Why Do Whales Beach Themselves? Scientists Have A Few Theories

Why Do Whales Beach Themselves? Scientists Have A Few Theories
Theories on why whales beach themselves range from human sonar activity to the animal's own social behaviors.

Hundreds of pilot whales managed to return to the water after being stranded on a New Zealand beach.

About 416 whales were stranded Friday; many got free but were then restranded. Hundreds of whales died. It was the third largest mass stranding in New Zealand history.

But how do whales and dolphins — who are naturally expert navigators — end up getting beached?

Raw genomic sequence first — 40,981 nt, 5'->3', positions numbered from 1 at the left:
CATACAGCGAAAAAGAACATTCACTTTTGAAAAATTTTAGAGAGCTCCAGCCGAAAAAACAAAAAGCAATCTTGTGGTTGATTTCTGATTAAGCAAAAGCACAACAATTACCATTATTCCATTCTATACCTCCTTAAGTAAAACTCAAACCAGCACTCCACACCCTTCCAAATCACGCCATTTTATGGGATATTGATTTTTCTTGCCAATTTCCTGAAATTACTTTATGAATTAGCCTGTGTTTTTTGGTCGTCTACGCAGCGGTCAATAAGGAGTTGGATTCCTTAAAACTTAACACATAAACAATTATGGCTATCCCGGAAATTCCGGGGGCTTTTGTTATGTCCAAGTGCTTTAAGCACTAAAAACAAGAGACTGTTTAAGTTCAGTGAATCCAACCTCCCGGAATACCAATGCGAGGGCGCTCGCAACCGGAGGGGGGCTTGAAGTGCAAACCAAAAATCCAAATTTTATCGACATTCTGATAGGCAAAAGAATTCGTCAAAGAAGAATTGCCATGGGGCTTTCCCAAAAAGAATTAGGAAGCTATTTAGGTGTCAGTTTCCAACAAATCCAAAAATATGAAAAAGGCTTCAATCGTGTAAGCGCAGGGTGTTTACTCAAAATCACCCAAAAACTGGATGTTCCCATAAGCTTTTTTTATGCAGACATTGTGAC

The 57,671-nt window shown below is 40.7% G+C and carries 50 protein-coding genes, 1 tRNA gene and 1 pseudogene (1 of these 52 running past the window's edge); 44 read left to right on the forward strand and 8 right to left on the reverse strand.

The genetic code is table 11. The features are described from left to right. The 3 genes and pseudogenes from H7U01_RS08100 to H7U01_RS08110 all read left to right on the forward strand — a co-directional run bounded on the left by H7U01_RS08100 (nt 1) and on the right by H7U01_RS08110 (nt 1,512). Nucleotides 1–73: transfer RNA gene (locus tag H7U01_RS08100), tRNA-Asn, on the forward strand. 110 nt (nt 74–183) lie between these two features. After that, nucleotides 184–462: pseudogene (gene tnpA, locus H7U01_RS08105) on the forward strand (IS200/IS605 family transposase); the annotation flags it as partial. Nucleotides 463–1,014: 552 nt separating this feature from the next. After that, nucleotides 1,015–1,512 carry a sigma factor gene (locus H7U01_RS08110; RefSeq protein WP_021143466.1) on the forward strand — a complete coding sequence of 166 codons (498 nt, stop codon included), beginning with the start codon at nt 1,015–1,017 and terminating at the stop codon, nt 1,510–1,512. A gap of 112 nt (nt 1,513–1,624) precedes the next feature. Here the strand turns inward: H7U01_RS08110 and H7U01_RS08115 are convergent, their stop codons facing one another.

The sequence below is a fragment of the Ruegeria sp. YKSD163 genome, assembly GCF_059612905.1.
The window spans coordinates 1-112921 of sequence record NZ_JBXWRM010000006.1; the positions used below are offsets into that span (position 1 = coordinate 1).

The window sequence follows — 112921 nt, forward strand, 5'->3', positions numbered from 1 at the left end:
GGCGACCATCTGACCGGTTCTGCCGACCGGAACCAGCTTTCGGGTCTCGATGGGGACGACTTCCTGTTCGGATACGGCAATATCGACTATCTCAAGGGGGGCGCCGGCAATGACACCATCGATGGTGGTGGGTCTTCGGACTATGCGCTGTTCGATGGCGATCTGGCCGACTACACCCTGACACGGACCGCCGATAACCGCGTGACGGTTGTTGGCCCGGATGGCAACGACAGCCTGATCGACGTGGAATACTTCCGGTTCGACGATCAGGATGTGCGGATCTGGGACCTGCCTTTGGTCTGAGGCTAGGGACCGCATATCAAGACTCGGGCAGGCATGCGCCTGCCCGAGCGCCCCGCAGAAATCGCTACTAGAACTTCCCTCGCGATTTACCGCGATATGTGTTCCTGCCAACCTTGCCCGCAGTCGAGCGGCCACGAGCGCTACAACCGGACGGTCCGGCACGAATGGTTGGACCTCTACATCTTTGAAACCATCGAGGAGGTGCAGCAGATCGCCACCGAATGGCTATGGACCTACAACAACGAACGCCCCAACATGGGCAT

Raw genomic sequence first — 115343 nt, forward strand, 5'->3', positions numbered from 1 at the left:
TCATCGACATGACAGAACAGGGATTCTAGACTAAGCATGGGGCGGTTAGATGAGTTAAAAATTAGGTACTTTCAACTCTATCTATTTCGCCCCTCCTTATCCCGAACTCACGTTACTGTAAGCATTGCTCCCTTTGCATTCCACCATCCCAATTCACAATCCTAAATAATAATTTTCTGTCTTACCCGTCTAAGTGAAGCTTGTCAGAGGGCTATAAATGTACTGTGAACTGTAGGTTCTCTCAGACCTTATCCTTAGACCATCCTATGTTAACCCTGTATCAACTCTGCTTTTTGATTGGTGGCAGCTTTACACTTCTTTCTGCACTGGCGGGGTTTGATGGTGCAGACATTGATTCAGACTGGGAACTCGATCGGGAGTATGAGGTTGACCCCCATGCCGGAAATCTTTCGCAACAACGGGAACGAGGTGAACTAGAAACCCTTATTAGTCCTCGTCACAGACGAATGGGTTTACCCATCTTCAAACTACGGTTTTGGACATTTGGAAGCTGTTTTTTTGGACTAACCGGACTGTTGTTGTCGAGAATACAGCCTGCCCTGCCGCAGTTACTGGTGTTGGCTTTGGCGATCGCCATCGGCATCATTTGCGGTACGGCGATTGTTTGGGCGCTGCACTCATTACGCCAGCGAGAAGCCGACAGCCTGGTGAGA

Individual animals will strand themselves for simple reasons, including illness, injury and old age.

But mass strandings — like those in New Zealand — are a bit more mysterious.

Humans might have a hand in some whale strandings. Loud sonar can cause them to flee and beach themselves.

But other factors could play a role as well. Whales and dolphins are, for the most part, social creatures. And some species follow a leader, which could lead them to shore.

Environmental factors could also be to blame. Scientists think changes in the Earth's magnetic field could disorient them. And red tides — poisonous red algae blooms — might have been responsible for stranding over 300 whales in Chile in 2015.